by Janice Hamilton
When Electrical and Computer Engineering Professor Rachida Dssouli came
to Concordia last June from the Université de Montréal,
she didnt come alone. Three PhD students and a masters student
made the move with her, and five more graduate students plan to come in
the near future.
Dssouli modestly suggests that the attraction may not lie in her teaching
abilities and quiet charm. Students are attracted by the research
domain, she said in an interview.
The subject matter of her research is conformance testing, or testing
of software systems in order to improve quality. Our focus is automation:
how to derive tests automatically, how to apply tests to the end product,
and how to analyze test results and declare that the end product is conforming
to its standard.
She is involved in industrial research projects with France Telecom and
Bell Universities Laboratory. Both contracts are currently up for renewal,
and she hopes to hear good news about them soon. The France Telecom project
focuses on protocol design and validation, while the Bell project looks
at e-commerce applications and performance testing.
If the Bell contract is approved, it will be worth $142,000 a year, plus
matching funds from NSERC for two more years. Dssouli will coordinate
the Bell project, while associate professor Ferhat Khendek will be in
charge of the France Telecom project. It brings a $100,000 grant per year
for pure research, but Dssouli says its main significance is that the
Concordia team is seen as a key partner in research and development by
Bridging research and practice
Dssouli likes working with industry, and says one of Concordias
great strengths is its ability to bridge the gap between research theory
and practical applications.
We need people who can do research from a theoretical point of view
and apply this research to practical problems that face industry every
day, she said. If we understand the problems, we can bring
them to the theoretical field and try to find solutions, rather
than just patching them up.
She is also an experienced conference organizer and hopes to raise Concordias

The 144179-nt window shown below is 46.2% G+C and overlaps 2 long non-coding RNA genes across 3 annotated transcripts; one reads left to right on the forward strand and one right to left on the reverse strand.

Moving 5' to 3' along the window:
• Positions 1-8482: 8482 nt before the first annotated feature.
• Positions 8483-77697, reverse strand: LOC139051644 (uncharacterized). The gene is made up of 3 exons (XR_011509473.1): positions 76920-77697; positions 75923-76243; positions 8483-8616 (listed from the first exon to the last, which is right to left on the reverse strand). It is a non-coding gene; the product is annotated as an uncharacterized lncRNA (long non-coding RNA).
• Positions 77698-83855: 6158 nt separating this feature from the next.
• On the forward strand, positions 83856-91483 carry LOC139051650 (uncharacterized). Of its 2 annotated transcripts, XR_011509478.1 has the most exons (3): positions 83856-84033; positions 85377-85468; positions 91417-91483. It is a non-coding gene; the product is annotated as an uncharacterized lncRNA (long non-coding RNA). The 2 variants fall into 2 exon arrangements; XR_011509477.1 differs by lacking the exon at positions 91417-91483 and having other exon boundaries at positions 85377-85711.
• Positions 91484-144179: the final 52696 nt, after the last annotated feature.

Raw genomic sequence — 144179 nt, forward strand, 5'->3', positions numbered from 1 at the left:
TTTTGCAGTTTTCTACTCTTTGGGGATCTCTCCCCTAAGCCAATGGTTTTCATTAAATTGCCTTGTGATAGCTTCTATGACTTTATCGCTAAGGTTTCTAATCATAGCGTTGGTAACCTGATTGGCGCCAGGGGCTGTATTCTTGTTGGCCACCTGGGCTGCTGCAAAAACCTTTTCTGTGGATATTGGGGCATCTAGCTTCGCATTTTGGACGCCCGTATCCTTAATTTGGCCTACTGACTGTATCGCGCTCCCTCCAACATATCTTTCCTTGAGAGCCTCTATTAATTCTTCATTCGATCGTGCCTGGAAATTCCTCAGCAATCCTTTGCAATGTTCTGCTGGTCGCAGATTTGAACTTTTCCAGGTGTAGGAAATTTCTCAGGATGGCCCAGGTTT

visibility by holding workshops and conferences. She and Khendek organized
a conference in September. The Concordia Prestigious Workshop on Communication
Software Engineering brought together well-known academic and industry
researchers from Europe, the U.S. and Canada. Communication software combines
telecommunication networks and software engineering, both fields at the
heart of information technology and the Internet.
The pair are currently editing a special issue of the journal Information
and Technology Software that will describe the university and feature
about 10 reviewed papers from the conference.
Asked about her background, Dssouli said, I grew up in Morocco,
on the Mediterranean Sea, and I did my studies in France. In 1981
she received a Doctorat dUniversité from Université
Paul Sabatier in Toulouse, where her group was the second in the world
(after the Japanese) to build a computer network connected by fiber optic
She and her husband then came to Canada, and she got a PhD in computer
science from the Université de Montreal in 1987, studying protocol
networks with Dr. Gregor von Bochmann. Over the years she has taught in
Morocco and at the Université de Sherbrooke, and she spent a sabbatical
year with Nortel.
Recently she realized it was time for a change and decided to move to
Concordia where she will have new opportunities to collaborate and build
a new research group. People working in electrical engineering and
computing should work together to face challenges in telecommunication,